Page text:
• Ken Salazar: Why we need a comprehensive approach to immigration reform

    It is past time for Congress to address the national security, legal, economic, and moral imperative of immigration reform.

    When I was elected to the United States Senate in 2004, I joined a body of diverse backgrounds, personalities, and political affiliations. We came together, Democrats and Republicans, in a bipartisan spirit to pass comprehensive immigration reform. In 2006 a bill passed in the Senate, but it was never signed into law.

    My former colleagues in the Senate similarly came together this year and passed a comprehensive, common-sense package to modernize the legal immigration system for families, workers, and employers. The bill would hold accountable both undocumented workers and the employers who hire them, while providing a tough but fair pathway to citizenship and better securing our borders.

    It is past time for the House to finish the job. The national security, legal, economic, and moral imperative of immigration reform demands it.

    It is not just that we must address the reality of undocumented residents for economic and moral reasons—our own national security interests require that we bring them out of the shadows. Immigration reform has to consist of strengthening our borders and bringing the undocumented population of the U.S. into the light of day, through a tough but fair pathway to earned citizenship. Our government ought to know who lives here, and innovative technology and a pathway to earned citizenship will help to address this national security need.

    As President George Bush said to the American people in 2006, immigration reform needs to be comprehensive because all elements of this problem must be addressed together, or none of them will be solved at all. That position has been echoed by President Obama and so many others who have worked to create a tough but fair and practical immigration system.

    For those who urge “border security first” before any other aspects of immigration reform are enacted, the Senate reform bill sets out a series of border security requirements that must be achieved over 10 years before persons here illegally can obtain a permanent resident green card. Those border security requirements represent around $46 billion in spending, which is in addition to the annual and supplemental immigration enforcement funds appropriated by Congress, and in addition to the almost $187 billion dollars already spent on border security and immigration enforcement by this country since 1986.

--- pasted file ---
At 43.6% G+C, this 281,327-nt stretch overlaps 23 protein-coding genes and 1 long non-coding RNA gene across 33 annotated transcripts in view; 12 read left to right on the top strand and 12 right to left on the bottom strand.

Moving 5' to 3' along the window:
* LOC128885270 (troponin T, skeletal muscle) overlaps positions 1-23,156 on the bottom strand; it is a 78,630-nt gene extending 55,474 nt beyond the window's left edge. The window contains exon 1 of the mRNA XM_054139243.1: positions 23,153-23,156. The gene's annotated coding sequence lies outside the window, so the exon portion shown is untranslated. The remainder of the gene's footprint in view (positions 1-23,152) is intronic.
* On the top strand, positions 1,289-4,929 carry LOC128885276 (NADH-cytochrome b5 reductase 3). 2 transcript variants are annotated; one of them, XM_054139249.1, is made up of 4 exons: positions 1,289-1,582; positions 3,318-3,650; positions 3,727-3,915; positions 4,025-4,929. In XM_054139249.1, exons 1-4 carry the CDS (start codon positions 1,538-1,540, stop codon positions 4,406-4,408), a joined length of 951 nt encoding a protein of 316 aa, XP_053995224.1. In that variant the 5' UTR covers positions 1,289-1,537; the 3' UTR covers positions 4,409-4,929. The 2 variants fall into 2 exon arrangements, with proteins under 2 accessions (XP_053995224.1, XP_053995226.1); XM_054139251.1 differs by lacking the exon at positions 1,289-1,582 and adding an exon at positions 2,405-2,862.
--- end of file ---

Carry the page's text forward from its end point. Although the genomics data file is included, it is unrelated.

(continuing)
Overwhelmingly, Americans support a pathway to earned citizenship for undocumented Americans, provided there is a substantial waiting period, the individuals pay back taxes and fines, learn English, and pass criminal background checks. These are exactly the provisions laid out in the Senate immigration bill.

    In my home state of Colorado, business and agricultural leaders as well as the faith community from around the state urge passage of comprehensive “across the board” immigration reform. They are continuing the long line of leaders from across the political spectrum and the country urging tough but fair and practical comprehensive immigration reform.

    For all the challenges facing Congress, comprehensive immigration reform is achievable. Congress must do the right thing and fix our broken immigration system. The road map is there. It just takes statesmanship and a willingness to rise above petty politics to get it done.

    Add your name and join the fight for comprehensive immigration reform.

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